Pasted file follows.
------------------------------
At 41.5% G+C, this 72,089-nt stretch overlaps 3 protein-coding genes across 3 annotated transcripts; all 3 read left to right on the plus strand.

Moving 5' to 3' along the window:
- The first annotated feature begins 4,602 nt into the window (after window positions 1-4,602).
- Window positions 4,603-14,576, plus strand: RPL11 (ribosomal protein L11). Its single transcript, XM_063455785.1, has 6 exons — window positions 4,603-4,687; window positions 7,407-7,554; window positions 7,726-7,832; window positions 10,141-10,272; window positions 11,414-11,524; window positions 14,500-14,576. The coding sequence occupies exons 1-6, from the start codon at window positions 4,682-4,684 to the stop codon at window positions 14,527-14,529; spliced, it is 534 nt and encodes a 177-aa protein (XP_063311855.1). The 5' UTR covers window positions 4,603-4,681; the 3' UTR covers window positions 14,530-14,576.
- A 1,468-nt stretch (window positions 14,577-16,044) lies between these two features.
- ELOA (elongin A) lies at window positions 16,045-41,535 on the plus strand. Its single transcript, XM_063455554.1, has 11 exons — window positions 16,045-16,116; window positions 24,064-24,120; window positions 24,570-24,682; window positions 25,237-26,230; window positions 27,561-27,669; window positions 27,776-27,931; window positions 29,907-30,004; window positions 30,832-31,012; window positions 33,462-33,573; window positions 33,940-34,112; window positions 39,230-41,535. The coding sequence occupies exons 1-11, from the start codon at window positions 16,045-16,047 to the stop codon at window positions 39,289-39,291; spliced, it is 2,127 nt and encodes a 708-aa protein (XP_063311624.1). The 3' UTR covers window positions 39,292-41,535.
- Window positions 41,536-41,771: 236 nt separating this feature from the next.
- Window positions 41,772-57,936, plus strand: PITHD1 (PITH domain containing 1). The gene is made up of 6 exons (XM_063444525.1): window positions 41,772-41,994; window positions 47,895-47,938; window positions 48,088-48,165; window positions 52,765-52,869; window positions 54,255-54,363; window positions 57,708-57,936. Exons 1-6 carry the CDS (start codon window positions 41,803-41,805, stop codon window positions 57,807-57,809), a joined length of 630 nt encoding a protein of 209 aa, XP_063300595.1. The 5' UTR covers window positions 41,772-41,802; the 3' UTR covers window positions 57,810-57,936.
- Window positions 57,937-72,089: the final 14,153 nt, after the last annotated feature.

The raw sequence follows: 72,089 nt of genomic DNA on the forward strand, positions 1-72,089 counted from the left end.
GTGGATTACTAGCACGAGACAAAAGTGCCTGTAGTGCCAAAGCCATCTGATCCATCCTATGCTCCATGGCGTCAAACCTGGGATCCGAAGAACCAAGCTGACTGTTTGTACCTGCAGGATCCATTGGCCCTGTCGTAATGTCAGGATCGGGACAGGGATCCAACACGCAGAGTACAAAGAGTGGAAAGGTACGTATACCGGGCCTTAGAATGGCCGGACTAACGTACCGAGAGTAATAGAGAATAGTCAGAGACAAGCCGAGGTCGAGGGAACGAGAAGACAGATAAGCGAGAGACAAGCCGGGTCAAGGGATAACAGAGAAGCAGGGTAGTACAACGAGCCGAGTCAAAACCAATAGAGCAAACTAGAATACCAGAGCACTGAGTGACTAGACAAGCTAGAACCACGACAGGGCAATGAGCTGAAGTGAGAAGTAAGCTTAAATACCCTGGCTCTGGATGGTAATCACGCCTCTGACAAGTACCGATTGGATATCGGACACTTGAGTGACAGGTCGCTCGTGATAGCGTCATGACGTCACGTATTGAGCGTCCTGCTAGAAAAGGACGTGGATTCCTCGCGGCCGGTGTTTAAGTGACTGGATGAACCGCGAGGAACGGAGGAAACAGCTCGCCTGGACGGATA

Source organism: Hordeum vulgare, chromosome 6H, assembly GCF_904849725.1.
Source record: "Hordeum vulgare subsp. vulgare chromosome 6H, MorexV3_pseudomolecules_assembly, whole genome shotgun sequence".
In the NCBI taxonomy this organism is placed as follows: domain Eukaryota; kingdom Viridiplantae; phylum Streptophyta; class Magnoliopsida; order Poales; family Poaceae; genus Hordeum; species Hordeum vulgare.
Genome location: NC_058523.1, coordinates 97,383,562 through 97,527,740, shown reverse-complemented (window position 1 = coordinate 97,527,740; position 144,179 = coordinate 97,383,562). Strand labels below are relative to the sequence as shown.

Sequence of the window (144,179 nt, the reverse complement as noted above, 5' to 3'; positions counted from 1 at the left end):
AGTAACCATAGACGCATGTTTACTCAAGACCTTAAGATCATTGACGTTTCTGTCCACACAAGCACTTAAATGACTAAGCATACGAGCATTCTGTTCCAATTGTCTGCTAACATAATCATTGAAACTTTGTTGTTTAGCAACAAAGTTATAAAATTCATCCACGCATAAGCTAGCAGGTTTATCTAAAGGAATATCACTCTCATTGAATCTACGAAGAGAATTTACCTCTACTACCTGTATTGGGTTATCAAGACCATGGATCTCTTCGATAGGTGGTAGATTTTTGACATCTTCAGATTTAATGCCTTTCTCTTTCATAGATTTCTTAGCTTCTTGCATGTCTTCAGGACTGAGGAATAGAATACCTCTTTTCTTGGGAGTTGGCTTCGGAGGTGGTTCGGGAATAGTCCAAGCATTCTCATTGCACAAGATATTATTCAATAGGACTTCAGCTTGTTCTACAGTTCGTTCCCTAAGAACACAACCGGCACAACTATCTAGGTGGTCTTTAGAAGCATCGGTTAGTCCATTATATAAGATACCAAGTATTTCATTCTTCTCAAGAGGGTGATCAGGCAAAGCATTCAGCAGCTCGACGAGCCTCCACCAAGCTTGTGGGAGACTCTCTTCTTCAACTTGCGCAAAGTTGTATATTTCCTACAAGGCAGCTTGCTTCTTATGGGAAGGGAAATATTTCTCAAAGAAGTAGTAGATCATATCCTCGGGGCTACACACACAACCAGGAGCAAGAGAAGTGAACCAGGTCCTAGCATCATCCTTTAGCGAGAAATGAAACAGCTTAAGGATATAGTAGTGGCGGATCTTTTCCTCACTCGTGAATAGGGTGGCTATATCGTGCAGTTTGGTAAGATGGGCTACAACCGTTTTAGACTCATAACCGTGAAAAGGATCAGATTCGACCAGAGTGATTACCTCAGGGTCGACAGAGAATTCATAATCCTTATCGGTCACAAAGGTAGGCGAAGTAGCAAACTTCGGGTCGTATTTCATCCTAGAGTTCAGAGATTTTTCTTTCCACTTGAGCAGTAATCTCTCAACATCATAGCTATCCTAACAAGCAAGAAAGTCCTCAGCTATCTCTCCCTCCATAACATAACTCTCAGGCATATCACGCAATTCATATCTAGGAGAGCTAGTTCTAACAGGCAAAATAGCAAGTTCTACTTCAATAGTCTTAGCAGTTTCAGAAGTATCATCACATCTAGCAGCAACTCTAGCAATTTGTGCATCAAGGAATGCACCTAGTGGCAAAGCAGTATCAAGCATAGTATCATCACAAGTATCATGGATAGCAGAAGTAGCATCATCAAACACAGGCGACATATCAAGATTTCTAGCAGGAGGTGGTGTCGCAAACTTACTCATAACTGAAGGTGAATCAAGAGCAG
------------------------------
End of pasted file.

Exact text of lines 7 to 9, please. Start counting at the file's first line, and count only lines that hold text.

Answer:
- Window positions 41,536-41,771: 236 nt separating this feature from the next.
- Window positions 41,772-57,936, plus strand: PITHD1 (PITH domain containing 1). The gene is made up of 6 exons (XM_063444525.1): window positions 41,772-41,994; window positions 47,895-47,938; window positions 48,088-48,165; window positions 52,765-52,869; window positions 54,255-54,363; window positions 57,708-57,936. Exons 1-6 carry the CDS (start codon window positions 41,803-41,805, stop codon window positions 57,807-57,809), a joined length of 630 nt encoding a protein of 209 aa, XP_063300595.1. The 5' UTR covers window positions 41,772-41,802; the 3' UTR covers window positions 57,810-57,936.
- Window positions 57,937-72,089: the final 14,153 nt, after the last annotated feature.